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Wednesday, October 21, 2020
 

Identity Risks – Not Using Available Support

Identity
Author: Mark Dixon
Wednesday, July 26, 2006
8:52 pm

Why is it that so many of us are reticent to ask for directions when we are lost? Perhaps it is the innate urge to be independent, to demonstrate to the world that we can do the anything to which we set our minds. Perhaps it is the inflated ego – a reluctance to admit we don’t know everything. Perhaps it is the need to invent, to improvise, to create something new. Whatever the reason, failure to ask for directions can cause us to drive our cars in circles (my apologies to Nascar) or can cause delays in our Identity Management projects.

Most of Sun’s identity management implementations are performed by third-party systems integrators. To support their efforts, Sun has extensive online resources for these implementation parters, including a knowledge repository, online forums, training and documentation, all of which can be very valuable tools to an implementation team. In addition, we offer access to product experts and project advisors who can assist in design reviews, provide project oversight and expert advice.

Yet, I never cease to be amazed when I speak to partner personnel who have never even logged on to access these resources or request help when it is needed. It is like the proverbial husband who drives his car past the same gas station three times in a vain attempt to find his destination without stopping once to ask for directions.

Ignoring available support facilities may:

  1. Cause your project team to re-invent solutions. Your Identity Management project should seek to employ best practices in pursuit of business value, not to seek innovation for its own sake. If you can find out how others have successfully implemented their systems and learn from them, you can avoid their mistakes and minimize your efforts.
  2. Slow implementation. Your team should be focused on implementing your system, not simply learning how to do it. If the team hits hurdles they cannot cross, they may muddle around trying to find an answer themselves, when they could have easily found the answer they were seeking on a knowledge base or interactive forum.
  3. Slow issue resolution. I was on a project review call recently when an implementation engineer was struggling with a technical issue. “Have you accessed the partner forum?” I asked? “No, we haven’t got around to it,” was the reply. Images of driving by the proverbial gas station flashed through my mind.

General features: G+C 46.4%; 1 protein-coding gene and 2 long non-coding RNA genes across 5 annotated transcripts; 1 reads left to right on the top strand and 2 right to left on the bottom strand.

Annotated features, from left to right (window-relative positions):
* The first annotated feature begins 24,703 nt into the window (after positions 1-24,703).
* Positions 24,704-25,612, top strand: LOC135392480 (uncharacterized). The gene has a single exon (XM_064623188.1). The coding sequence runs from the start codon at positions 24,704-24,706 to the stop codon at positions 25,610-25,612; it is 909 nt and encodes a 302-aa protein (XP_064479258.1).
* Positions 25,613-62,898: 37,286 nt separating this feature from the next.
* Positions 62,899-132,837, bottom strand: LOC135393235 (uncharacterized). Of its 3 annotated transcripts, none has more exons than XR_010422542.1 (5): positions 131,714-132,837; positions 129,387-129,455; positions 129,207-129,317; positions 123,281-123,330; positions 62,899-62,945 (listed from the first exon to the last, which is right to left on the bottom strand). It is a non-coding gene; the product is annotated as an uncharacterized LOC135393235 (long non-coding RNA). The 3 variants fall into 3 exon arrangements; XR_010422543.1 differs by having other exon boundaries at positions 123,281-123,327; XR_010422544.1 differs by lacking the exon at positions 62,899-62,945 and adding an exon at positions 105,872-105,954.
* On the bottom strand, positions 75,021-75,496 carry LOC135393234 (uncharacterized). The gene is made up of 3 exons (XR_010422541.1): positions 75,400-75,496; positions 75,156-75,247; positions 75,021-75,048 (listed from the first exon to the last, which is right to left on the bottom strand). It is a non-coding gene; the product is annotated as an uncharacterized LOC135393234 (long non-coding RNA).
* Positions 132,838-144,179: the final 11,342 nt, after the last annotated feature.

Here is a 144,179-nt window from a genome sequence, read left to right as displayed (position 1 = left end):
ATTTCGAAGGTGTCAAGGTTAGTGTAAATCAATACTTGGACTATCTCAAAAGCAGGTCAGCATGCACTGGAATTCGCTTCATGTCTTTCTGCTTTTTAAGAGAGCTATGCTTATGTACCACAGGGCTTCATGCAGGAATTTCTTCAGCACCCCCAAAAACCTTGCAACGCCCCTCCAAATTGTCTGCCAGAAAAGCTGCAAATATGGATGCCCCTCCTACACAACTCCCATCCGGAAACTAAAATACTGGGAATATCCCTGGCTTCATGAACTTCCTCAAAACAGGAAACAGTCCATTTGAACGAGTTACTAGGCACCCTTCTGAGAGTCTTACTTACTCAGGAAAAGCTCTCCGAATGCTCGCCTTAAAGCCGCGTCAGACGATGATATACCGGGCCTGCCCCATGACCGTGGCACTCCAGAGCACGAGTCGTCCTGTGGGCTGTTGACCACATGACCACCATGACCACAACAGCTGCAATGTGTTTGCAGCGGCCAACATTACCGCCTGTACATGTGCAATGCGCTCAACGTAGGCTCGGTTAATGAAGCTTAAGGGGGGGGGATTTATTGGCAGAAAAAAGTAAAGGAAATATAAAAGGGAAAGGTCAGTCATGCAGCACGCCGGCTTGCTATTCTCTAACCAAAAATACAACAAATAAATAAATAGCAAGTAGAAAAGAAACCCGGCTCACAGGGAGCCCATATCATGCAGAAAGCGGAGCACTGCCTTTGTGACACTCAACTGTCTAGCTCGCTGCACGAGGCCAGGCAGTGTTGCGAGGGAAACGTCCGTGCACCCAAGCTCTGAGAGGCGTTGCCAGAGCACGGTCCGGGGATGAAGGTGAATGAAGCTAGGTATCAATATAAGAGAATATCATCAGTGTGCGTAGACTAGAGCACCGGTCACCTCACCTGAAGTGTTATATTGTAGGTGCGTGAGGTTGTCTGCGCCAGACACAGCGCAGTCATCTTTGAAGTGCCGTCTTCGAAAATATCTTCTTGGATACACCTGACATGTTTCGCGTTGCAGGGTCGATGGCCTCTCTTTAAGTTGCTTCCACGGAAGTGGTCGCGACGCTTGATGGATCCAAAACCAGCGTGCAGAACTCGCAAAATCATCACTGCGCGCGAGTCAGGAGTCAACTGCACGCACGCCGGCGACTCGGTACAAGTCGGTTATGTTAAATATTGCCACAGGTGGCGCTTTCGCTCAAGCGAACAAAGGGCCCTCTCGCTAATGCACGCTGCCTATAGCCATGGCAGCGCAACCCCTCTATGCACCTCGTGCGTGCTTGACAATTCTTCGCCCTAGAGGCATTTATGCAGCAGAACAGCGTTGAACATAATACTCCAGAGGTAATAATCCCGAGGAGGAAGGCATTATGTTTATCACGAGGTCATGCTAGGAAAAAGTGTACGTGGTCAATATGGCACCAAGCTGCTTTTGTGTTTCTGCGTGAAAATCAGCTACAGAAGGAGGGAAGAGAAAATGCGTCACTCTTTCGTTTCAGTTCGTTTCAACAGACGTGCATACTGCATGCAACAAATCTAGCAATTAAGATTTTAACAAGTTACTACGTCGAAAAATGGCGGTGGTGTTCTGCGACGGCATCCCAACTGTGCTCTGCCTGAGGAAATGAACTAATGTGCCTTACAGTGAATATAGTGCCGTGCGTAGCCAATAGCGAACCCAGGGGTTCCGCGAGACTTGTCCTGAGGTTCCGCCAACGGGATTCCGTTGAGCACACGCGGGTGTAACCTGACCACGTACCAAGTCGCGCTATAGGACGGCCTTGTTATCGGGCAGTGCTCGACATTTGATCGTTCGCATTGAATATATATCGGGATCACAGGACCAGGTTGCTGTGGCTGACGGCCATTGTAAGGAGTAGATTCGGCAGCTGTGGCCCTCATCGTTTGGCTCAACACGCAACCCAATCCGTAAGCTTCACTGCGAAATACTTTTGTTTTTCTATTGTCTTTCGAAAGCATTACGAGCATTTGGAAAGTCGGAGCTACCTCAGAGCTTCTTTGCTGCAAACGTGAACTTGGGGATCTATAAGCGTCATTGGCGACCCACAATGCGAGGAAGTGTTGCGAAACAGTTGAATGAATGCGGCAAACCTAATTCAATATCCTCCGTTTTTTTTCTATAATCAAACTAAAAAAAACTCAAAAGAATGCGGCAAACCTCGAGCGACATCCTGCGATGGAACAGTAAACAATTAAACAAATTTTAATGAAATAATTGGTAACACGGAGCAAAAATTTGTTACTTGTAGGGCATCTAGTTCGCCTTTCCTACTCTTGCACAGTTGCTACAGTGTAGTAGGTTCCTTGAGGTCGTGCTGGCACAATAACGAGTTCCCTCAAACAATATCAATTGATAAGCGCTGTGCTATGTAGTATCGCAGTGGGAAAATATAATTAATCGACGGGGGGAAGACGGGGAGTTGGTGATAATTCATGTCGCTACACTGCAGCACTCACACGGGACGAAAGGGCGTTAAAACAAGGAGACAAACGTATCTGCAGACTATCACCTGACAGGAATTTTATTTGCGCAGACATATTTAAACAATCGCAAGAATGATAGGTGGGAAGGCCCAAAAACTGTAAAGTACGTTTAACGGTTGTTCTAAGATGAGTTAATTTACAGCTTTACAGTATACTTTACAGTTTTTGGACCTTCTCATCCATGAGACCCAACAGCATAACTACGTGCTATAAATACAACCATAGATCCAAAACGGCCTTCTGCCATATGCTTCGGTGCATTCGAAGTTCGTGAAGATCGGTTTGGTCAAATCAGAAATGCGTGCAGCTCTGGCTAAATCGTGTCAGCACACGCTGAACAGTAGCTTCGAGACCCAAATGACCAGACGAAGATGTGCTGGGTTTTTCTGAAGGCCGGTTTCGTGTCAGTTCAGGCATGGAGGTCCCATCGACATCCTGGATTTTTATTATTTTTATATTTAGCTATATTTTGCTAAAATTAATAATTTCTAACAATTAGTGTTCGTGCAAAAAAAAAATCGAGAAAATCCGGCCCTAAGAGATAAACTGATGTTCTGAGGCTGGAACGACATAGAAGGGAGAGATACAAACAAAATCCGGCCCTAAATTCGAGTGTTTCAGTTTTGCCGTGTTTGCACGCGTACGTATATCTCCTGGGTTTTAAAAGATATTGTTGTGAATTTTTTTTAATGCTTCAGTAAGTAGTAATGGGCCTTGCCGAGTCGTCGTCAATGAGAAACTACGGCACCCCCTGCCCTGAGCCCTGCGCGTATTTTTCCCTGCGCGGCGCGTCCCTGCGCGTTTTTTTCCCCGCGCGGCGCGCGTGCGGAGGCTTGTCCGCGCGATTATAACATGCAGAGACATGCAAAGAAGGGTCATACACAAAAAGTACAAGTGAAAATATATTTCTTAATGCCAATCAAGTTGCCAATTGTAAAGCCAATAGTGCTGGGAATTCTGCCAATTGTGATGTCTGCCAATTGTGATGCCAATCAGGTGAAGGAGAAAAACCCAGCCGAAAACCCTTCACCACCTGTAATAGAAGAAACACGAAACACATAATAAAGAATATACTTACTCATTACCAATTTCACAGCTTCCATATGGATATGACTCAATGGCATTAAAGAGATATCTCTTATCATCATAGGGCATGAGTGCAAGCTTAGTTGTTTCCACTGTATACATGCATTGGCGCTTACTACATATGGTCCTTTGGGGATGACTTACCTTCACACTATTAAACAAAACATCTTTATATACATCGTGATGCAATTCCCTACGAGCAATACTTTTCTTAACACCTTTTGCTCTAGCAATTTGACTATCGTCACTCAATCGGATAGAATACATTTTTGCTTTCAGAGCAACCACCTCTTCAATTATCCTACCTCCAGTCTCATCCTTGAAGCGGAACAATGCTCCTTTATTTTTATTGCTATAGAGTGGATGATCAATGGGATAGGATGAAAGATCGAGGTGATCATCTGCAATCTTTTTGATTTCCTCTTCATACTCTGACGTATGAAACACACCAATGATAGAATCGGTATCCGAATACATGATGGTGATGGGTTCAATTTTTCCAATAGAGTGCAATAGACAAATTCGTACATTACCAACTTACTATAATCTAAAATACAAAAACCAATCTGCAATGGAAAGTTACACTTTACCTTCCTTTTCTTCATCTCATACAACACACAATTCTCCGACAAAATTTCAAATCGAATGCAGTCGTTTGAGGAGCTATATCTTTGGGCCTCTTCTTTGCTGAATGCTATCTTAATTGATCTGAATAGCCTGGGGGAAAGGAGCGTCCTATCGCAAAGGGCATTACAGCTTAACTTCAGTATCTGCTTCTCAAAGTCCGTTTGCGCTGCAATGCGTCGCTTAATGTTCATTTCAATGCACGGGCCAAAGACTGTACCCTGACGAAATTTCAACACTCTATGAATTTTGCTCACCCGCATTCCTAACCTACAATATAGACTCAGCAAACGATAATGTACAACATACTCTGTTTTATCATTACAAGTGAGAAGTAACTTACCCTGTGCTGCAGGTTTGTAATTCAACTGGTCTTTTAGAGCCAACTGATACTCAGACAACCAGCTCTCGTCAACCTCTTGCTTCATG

My recommendations?

  1. Training. Isn’t this obvious? Shouldn’t you make sure your technical team is well-trained before they attempt to implement your system? You can’t expect your people to read the manual and become proficient. Maybe you can do that with a word-processing system, but not an enterprise-class Identity Management system. If your team is prepared through proper training, they will be better prepared to ask the right questions at the right time during a project. Training is essential. Take the time to do it. You will be glad you did.
  2. Vendor Resources. Become familiar with what resources your vendor offers – documentation, knowledge repositories, online forums, expert services. Make sure your team uses them all.
  3. Technical Support. If you think you have found a bug, report it. Work with your technical support team. Use the technical support resource you are paying for. But don’t expect technical support to compensate for your own lack of training.
  4. Project review / design reviews. Ask your vendor to conduct periodic project reviews with your team. Ask for technical design reviews. These can be extremely valuable exercises. In project review meetings I conduct with project teams, we attempt to ask questions in advance of when they might arise in the normal course of a project. We try to instill in the project teams a discipline to ask for directions early, so issues can be resolved early.
  5. Expert services. Don’t hesitate to secure the services of experts who can help you. Last week, I was on a 30 minute call where a product expert recommended a solution to a problem the project team had struggled with for two weeks. 30 minutes vs. two weeks? Sounds like good return to me. These expert services aren’t free. Be prepared to pay for the right expertise and experience. But it will pay off handsomely as you solve issues more rapidly and reduce project delays.

“Not using available support” sounds like a trite expression. I wish it were. So, admit you don’t know everything. Back down from your propensity to go it alone. Stop at the Identity gas station and ask for help. It will help you quit driving in circles – unless, of course, you drive for Nascar.

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